Posts Tagged ‘December 2009’

This is my third read for the Austen Challenge and it was quite a treat.  Let me make a short confession real quick before I delve into a full review of this delightful little treasure: I’m not really a huge Jane Austen fan.  In fact, as much as I love the story of Pride and Prejudice, I have only seen it in the movie format.  I’ve never actually gotten around to reading the acclaimed masterpiece.  So in many ways, I’m a fraud for even entering the challenge.  Still, I believe that my reading thus far has definitely piqued my interest in Jane Austen’s work and life.  For this reason, I plan to create a challenge for myself and anyone who would like to join to read (or reread) all of her major works and maybe even some biographical pieces.  I need to think this out more thoroughly before I make it official.  Please, look forward to a post on this later.  Now for the usual review format ….

Publisher’s Synopsis: Scholars estimate that Jane Austen wrote close to three thousand letters in her lifetime.  Almost all of them were supposedly destroyed at her death.  What secrets did Jane Austen have to hide?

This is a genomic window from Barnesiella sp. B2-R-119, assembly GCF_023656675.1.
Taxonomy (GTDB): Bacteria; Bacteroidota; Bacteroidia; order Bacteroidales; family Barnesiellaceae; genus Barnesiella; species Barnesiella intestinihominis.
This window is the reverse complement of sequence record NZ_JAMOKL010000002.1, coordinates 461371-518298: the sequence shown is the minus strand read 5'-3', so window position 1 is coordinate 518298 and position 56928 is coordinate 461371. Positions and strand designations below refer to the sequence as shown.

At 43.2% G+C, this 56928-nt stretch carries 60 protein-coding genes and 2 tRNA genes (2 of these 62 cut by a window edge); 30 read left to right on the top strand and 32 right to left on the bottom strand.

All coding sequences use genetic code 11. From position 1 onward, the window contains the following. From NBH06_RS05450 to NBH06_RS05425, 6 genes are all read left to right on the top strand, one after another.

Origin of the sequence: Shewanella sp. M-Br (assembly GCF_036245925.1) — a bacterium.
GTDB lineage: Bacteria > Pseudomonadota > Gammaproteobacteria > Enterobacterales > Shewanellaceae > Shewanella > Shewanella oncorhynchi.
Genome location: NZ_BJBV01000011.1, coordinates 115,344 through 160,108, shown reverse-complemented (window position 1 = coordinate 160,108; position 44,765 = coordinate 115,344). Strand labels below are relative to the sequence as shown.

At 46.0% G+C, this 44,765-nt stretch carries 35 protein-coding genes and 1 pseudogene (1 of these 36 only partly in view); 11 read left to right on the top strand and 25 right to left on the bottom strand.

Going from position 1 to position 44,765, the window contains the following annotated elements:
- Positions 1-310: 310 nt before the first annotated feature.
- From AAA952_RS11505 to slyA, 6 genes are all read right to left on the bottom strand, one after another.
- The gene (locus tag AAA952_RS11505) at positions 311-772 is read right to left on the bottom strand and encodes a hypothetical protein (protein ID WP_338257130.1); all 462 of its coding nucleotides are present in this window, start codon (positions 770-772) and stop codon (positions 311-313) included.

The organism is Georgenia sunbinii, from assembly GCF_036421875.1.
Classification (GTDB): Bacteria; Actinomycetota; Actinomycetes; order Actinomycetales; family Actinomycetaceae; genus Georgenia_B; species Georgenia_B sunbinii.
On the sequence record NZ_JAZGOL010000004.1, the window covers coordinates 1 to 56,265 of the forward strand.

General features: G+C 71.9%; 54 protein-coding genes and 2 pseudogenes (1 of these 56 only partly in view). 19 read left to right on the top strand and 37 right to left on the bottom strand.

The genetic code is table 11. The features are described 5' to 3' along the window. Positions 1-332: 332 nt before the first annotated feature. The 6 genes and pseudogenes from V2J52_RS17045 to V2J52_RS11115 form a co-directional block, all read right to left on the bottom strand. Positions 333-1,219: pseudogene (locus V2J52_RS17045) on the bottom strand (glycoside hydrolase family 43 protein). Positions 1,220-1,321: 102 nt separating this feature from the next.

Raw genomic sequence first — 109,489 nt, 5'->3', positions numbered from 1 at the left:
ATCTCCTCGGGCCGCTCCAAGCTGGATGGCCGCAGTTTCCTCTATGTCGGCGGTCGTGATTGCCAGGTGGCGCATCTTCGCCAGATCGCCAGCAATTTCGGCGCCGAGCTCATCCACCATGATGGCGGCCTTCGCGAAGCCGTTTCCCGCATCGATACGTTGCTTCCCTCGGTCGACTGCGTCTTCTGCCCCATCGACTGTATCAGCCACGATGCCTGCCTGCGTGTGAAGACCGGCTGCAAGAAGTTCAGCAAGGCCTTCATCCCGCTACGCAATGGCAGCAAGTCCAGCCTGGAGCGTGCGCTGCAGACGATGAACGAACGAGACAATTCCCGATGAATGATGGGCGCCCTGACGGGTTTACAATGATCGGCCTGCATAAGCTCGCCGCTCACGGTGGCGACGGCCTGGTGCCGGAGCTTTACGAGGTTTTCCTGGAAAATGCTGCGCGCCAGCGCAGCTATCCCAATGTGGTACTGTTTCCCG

Emma Grant has always done everything the way her minister father said she should – a respectable marriage, a teaching job, and plans for the requisite two children.  Life was prodigiously good, as her favorite author might say, until the day Emma finds her husband in bed with another woman.  Suddenly, all her romantic notions a la Austen are exposed for just foolish dreams.

Denied tenure in the wake of the scandal Emma packs what few worldly possessions she has left and heads to England to find the missing letters of Jane Austen.  A reclusive widow claims t have the author’s correspondence, but she allows Emma to see the ltters only if she promises never to tell anyone about them.  Emma relunctantly agrees and sets off across Austen’s England – from Steventon to Bath to Lyme Regis – on a series of tasks that bring her closer and closer to the secrets Jane Austen hoped to bury.  And the reappearance of Emma’s old friend Adam doesn’t make her quest any easier.

As Emma uncovers the legendary author’s innermost thoughts, she beings to understand the reasons for her idols secrecy and Austen’s own struggles as a woman of faith.  Laced with excerpts from the missing letters, Jane Austen Ruined My Life is the story of a woman betrayed who uncovers the true meaning of loyalty.

About the Author: Beth Pattillo’s love for Jane Austen was born when she studied at the University of London, Westfield College, for one glorious semester.  Her passion quickly became an obsession, necessitating regular trips to England over the past twenty years.  When not dreaming of life “across the pond,” Pattillo live in Nashville, Tennessee, with her husband two children.

Overall Rating: 5 out of 5 quills